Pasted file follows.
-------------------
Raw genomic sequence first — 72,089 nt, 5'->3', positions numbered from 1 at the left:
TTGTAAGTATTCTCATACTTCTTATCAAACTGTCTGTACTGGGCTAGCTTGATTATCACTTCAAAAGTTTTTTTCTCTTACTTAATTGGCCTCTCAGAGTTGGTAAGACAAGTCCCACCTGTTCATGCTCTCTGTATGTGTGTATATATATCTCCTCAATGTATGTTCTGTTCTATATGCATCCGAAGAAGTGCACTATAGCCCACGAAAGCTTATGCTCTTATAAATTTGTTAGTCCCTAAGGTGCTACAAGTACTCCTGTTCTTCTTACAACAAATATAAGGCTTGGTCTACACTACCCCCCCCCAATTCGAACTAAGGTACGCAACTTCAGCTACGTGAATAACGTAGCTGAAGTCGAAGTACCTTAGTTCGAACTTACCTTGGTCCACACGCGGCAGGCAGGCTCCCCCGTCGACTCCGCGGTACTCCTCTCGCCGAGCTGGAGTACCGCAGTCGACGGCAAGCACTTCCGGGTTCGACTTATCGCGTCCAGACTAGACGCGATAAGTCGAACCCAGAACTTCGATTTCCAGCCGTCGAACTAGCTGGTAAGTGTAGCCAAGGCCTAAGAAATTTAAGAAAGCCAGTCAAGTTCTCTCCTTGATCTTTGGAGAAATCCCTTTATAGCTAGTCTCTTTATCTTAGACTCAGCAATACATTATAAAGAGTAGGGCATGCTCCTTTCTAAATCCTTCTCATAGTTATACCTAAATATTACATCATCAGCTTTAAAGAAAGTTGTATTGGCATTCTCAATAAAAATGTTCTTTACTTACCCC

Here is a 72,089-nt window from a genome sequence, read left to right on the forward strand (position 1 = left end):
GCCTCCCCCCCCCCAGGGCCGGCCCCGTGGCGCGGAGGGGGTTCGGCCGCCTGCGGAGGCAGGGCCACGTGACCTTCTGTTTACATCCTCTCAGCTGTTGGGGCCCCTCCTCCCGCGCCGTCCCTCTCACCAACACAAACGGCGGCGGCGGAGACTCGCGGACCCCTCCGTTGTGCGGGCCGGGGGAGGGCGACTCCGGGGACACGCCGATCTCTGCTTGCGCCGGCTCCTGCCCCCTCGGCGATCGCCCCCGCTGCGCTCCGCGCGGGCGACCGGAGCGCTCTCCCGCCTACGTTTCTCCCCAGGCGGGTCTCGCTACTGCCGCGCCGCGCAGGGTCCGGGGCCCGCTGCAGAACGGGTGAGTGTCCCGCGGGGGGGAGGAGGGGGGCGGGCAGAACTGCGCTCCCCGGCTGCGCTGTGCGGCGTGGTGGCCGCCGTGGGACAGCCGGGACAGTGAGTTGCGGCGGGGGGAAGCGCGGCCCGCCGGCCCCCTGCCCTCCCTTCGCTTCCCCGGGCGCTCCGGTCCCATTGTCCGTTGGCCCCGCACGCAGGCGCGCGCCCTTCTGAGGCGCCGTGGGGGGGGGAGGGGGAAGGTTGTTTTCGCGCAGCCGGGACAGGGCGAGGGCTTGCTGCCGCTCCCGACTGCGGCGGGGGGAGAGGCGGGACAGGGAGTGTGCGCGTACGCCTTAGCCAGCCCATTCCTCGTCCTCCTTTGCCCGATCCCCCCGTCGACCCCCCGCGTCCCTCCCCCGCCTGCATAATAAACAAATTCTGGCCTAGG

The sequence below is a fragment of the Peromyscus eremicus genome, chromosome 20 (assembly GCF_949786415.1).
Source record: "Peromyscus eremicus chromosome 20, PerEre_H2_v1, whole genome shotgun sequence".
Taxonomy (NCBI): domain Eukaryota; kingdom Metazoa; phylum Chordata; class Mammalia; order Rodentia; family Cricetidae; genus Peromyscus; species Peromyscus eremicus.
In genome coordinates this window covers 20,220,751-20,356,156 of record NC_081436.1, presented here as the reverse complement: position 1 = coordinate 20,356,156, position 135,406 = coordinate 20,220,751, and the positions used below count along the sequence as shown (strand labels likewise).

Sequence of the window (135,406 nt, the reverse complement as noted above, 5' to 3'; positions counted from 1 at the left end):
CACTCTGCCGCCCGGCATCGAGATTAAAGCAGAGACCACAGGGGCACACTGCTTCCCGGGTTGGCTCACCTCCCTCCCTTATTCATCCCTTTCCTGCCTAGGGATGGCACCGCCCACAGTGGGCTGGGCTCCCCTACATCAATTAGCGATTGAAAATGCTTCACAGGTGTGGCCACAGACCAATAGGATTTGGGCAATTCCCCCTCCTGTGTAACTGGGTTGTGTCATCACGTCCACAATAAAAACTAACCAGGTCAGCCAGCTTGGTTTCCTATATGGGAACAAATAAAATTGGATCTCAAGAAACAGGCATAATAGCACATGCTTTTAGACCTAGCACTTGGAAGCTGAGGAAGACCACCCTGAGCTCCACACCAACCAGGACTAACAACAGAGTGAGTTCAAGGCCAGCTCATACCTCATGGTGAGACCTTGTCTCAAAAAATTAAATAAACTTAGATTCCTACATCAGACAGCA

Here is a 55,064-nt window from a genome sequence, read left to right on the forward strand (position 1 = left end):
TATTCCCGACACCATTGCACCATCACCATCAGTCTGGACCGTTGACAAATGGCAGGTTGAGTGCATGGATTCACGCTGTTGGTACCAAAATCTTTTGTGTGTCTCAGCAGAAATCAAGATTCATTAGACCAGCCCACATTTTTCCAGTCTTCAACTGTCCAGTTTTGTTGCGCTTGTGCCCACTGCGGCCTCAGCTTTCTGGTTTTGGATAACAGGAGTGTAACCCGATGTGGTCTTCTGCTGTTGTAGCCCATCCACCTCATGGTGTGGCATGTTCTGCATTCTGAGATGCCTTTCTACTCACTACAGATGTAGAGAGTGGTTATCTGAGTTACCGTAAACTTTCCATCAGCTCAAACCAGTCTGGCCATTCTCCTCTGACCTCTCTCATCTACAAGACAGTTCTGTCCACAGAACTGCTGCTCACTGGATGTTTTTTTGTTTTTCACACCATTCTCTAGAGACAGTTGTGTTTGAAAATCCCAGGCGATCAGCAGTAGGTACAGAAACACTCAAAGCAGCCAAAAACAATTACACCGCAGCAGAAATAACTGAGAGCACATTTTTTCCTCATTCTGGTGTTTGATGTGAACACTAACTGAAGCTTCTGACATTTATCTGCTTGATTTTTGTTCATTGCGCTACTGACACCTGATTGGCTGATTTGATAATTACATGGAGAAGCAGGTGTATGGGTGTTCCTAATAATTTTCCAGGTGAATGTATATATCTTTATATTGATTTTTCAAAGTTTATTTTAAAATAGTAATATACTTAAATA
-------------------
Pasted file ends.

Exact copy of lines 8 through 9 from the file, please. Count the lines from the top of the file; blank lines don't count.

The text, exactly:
In genome coordinates this window covers 20,220,751-20,356,156 of record NC_081436.1, presented here as the reverse complement: position 1 = coordinate 20,356,156, position 135,406 = coordinate 20,220,751, and the positions used below count along the sequence as shown (strand labels likewise).

Sequence of the window (135,406 nt, the reverse complement as noted above, 5' to 3'; positions counted from 1 at the left end):